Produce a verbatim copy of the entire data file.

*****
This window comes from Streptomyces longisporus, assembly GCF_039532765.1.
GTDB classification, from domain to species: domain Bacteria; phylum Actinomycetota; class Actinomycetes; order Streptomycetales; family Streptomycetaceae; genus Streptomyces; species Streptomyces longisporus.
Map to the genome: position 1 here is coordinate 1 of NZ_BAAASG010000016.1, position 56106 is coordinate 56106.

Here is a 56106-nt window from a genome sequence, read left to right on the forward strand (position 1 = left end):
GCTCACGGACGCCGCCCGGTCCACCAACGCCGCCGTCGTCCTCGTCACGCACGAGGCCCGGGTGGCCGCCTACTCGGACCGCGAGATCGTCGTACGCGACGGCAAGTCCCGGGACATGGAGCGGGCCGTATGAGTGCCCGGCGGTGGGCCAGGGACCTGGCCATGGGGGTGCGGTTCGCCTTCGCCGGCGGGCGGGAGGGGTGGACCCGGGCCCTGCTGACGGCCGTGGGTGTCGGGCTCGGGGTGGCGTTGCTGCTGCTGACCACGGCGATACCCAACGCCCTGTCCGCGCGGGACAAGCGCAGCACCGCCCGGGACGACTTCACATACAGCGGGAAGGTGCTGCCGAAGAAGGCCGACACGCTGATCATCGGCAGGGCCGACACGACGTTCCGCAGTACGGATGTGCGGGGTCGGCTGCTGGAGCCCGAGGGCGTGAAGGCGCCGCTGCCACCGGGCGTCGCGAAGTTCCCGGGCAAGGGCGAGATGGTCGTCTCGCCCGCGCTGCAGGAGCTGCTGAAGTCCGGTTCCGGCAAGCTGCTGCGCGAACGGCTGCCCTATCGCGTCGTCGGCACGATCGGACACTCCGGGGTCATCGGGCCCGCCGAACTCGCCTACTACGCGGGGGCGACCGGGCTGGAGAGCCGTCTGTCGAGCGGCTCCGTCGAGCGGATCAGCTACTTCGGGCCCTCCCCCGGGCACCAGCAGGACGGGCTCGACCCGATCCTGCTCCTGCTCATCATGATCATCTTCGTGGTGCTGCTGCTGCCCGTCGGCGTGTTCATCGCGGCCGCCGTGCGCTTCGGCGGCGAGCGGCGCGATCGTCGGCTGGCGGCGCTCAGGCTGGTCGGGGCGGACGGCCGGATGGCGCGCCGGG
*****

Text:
This window comes from Streptomyces longisporus, assembly GCF_039532765.1.
GTDB classification, from domain to species: domain Bacteria; phylum Actinomycetota; class Actinomycetes; order Streptomycetales; family Streptomycetaceae; genus Streptomyces; species Streptomyces longisporus.
Map to the genome: position 1 here is coordinate 1 of NZ_BAAASG010000016.1, position 56106 is coordinate 56106.

Here is a 56106-nt window from a genome sequence, read left to right on the forward strand (position 1 = left end):
GCTCACGGACGCCGCCCGGTCCACCAACGCCGCCGTCGTCCTCGTCACGCACGAGGCCCGGGTGGCCGCCTACTCGGACCGCGAGATCGTCGTACGCGACGGCAAGTCCCGGGACATGGAGCGGGCCGTATGAGTGCCCGGCGGTGGGCCAGGGACCTGGCCATGGGGGTGCGGTTCGCCTTCGCCGGCGGGCGGGAGGGGTGGACCCGGGCCCTGCTGACGGCCGTGGGTGTCGGGCTCGGGGTGGCGTTGCTGCTGCTGACCACGGCGATACCCAACGCCCTGTCCGCGCGGGACAAGCGCAGCACCGCCCGGGACGACTTCACATACAGCGGGAAGGTGCTGCCGAAGAAGGCCGACACGCTGATCATCGGCAGGGCCGACACGACGTTCCGCAGTACGGATGTGCGGGGTCGGCTGCTGGAGCCCGAGGGCGTGAAGGCGCCGCTGCCACCGGGCGTCGCGAAGTTCCCGGGCAAGGGCGAGATGGTCGTCTCGCCCGCGCTGCAGGAGCTGCTGAAGTCCGGTTCCGGCAAGCTGCTGCGCGAACGGCTGCCCTATCGCGTCGTCGGCACGATCGGACACTCCGGGGTCATCGGGCCCGCCGAACTCGCCTACTACGCGGGGGCGACCGGGCTGGAGAGCCGTCTGTCGAGCGGCTCCGTCGAGCGGATCAGCTACTTCGGGCCCTCCCCCGGGCACCAGCAGGACGGGCTCGACCCGATCCTGCTCCTGCTCATCATGATCATCTTCGTGGTGCTGCTGCTGCCCGTCGGCGTGTTCATCGCGGCCGCCGTGCGCTTCGGCGGCGAGCGGCGCGATCGTCGGCTGGCGGCGCTCAGGCTGGTCGGGGCGGACGGCCGGATGGCGCGCCGGG